by Rick Stout
Annual freshwater fish hatchery production for FWC’s Division of Freshwater Fisheries Management has been completed for Fiscal Year 2012-2013 (July 1, 2012 to June 30, 2013). The hatcheries had another exceptional year. For the 12-month period, the Blackwater Fisheries and Research Development Center (Holt County) and the Florida Bass Conservation Center (Sumter County) combined to release over 3.5 million fish for recreational fishing in lakes and rivers statewide. Hatchery production included nine species, incorporating both warm- and coolwater species. These included striped bass and Sunshine bass, two distinct sizes of Florida largemouth bass, white bass, black crappie, bluegill, redear sunfish and channel catfish. Triploid grass carp (a sterile herbivorous species that are used to control aquatic vegetation) used at the hatcheries were also relocated for agency invasive aquatic plant control programs elsewhere in the state.
Stocking programs for Florida largemouth bass were conducted this year to enhance reproduction or to reintroduce bass into lakes that were recovering from severe low water conditions. Large systems including Orange Lake and Newnans Lake in Alachua county received a total of 39,000 advanced-sized bass[jc1] , while Lake Talquin just outside Tallahassee received 54,000 advanced bass. These bass are released at a larger size (approximately 4 inches) than typical fingerlings (1.5 inches) to utilize larval threadfin shad and other forage species as a food source to improve survival. A total of 296,000 Florida largemouth bass were released this year in Florida’s waters. North Florida anglers benefited this year from release of over 369,000 Gulf striped bass into the Yellow, Blackwater and Ochlockonee rivers. A number of lakes in the central Florida region were stocked with a related fish, the Sunshine bass, which is a hybrid between the striped bass and white bass. Lakes Apopka and Harris received over 330,000 fingerling Sunshine bass, and 274,000 hybrids were released in other systems that included Lake Manatee (Manatee county), Medard Reservoir (Hillsborough county), Caloosahatchee River (Glades county) and smaller Fish Management Area lakes in the Marion, Columbia, Hamilton and Palm Beach counties.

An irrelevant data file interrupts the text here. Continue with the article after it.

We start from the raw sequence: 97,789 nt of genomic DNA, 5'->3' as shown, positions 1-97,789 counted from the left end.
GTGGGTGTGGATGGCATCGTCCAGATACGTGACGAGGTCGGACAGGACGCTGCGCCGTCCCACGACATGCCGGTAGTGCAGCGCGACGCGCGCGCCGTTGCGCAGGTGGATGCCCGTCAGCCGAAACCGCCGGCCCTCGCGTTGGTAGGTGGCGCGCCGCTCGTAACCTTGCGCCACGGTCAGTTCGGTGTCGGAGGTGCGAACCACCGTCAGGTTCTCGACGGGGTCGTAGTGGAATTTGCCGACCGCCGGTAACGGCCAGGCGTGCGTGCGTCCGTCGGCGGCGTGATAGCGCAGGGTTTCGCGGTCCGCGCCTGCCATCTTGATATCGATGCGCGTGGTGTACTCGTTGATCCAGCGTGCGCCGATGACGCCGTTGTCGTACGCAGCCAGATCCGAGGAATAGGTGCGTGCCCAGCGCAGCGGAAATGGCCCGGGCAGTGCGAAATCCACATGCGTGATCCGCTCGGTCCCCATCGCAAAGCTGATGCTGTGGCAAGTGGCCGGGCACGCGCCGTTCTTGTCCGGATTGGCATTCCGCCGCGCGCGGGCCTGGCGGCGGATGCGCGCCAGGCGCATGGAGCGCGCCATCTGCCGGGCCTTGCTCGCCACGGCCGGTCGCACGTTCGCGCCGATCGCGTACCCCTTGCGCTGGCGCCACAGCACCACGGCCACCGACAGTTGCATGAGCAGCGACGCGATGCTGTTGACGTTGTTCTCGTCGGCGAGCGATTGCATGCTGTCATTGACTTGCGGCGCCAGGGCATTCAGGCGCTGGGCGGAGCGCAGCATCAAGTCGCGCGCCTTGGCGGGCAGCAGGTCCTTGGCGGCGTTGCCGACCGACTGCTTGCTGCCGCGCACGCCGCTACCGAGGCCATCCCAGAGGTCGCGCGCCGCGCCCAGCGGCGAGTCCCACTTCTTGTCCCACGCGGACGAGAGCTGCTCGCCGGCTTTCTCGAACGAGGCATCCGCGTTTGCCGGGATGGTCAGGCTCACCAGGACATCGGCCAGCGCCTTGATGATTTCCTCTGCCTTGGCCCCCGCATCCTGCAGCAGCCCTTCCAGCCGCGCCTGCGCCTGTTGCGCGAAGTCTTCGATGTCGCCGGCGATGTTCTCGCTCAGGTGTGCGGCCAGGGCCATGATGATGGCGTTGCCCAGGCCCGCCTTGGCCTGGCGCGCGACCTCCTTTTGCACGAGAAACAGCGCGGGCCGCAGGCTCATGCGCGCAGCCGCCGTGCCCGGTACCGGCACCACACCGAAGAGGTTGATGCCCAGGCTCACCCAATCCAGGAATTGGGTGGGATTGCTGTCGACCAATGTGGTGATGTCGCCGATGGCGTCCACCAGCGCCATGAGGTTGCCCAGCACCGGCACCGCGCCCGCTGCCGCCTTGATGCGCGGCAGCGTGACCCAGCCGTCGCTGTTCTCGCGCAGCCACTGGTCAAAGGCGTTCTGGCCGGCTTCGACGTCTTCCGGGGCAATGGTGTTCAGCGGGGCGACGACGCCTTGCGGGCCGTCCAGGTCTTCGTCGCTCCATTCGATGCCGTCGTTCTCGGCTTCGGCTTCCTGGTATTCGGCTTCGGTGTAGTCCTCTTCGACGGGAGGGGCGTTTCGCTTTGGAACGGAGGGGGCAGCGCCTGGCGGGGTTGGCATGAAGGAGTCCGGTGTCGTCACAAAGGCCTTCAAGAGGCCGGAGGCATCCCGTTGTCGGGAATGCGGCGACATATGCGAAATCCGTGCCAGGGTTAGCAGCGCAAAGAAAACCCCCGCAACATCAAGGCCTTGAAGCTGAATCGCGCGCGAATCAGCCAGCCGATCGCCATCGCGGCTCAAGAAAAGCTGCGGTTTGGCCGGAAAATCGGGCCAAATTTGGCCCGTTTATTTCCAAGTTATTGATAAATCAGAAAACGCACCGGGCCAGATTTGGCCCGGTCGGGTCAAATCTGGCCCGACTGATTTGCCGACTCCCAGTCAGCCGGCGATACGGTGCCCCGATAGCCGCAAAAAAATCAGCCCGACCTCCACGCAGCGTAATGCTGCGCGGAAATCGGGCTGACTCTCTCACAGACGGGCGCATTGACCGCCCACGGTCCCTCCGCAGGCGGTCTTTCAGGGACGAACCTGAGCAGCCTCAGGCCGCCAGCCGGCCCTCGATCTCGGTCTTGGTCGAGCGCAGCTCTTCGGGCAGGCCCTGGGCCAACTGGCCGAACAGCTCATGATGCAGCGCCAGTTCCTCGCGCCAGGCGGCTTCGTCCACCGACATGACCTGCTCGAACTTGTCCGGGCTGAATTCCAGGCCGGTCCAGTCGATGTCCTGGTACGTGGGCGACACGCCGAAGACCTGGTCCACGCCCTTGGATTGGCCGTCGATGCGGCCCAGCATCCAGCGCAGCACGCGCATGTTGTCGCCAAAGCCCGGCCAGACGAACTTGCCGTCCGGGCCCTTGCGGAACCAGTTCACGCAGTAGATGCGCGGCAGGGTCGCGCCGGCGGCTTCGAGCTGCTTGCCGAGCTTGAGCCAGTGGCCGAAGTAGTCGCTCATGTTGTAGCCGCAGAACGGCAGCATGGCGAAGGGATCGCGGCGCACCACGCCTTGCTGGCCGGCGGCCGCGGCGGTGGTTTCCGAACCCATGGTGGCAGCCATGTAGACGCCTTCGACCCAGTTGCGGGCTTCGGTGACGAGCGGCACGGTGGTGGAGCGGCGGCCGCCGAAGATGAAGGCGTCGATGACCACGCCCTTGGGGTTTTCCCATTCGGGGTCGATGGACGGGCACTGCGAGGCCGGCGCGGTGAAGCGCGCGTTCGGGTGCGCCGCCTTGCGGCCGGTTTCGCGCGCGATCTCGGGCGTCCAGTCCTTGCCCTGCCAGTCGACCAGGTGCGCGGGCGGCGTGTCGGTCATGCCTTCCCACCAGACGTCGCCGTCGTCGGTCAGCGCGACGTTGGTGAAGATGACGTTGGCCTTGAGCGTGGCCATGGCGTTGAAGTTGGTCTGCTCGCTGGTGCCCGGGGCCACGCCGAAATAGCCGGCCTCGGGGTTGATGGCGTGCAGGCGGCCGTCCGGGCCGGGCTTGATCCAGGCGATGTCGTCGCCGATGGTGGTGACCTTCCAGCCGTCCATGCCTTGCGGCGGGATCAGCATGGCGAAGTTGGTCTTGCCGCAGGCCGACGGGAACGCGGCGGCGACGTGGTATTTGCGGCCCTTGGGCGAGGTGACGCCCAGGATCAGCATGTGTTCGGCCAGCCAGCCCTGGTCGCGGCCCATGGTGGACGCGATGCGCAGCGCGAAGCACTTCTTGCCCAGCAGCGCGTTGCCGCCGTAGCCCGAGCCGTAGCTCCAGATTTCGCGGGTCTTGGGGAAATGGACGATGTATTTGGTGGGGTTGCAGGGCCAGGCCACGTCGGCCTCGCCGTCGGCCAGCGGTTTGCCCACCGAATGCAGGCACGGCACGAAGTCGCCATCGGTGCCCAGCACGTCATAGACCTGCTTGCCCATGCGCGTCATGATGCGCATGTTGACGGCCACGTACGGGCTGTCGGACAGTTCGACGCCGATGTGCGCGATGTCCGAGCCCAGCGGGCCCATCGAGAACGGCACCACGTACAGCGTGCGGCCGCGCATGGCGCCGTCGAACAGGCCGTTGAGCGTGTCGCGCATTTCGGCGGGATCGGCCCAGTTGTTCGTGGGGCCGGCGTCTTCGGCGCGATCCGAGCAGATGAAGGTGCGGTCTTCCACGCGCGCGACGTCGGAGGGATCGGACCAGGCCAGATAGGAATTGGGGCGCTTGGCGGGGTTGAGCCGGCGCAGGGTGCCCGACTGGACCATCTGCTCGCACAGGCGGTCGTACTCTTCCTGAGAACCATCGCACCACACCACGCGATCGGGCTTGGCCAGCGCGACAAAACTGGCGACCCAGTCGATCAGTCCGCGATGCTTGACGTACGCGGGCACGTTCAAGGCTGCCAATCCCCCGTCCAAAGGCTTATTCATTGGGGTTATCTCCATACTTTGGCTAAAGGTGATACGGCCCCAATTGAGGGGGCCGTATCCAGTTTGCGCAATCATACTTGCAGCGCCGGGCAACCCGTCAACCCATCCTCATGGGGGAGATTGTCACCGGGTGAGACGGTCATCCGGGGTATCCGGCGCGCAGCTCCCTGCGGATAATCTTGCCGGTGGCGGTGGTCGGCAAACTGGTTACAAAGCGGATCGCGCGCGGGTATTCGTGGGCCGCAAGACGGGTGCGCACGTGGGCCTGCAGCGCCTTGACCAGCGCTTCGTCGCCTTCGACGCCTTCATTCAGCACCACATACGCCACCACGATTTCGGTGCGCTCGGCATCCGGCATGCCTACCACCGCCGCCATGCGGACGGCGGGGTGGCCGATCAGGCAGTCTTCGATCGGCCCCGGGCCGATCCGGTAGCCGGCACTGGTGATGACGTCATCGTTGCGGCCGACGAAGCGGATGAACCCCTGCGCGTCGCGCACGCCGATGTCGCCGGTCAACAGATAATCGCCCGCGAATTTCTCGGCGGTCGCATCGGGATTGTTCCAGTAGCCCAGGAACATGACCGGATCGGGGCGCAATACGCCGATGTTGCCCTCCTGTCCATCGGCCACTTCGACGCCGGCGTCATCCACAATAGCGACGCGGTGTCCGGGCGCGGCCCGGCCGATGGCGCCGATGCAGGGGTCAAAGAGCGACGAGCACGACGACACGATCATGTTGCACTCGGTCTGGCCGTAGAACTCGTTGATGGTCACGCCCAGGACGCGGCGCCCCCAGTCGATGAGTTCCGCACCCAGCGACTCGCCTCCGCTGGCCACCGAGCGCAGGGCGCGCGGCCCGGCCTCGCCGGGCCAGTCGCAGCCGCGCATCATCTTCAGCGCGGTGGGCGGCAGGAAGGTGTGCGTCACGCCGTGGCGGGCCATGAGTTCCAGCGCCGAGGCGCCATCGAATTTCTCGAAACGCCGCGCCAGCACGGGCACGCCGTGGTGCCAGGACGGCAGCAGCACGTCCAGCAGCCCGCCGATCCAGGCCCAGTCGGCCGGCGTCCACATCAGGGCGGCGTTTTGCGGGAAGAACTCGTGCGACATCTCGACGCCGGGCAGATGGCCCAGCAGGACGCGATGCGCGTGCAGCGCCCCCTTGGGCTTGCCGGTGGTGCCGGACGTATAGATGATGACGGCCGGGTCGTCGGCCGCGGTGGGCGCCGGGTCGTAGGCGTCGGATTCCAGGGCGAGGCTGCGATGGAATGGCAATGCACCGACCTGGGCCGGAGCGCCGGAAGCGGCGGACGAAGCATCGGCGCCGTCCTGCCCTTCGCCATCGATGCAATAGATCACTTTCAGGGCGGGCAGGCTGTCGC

Channel catfish, the only non-game fish produced by the fish hatcheries, were stocked in over 65 individual lakes and ponds to enhance recreational fishing statewide. Primarily targeting our younger anglers, channel catfish are released at a much larger average length (over 8 inches). This provides a “put and take” fishery so that young anglers don’t have to wait for the stocked fish to grow to enjoy a great fishing experience and are often associated with youth education programs.
A detailed listing of hatchery production by species is shown below.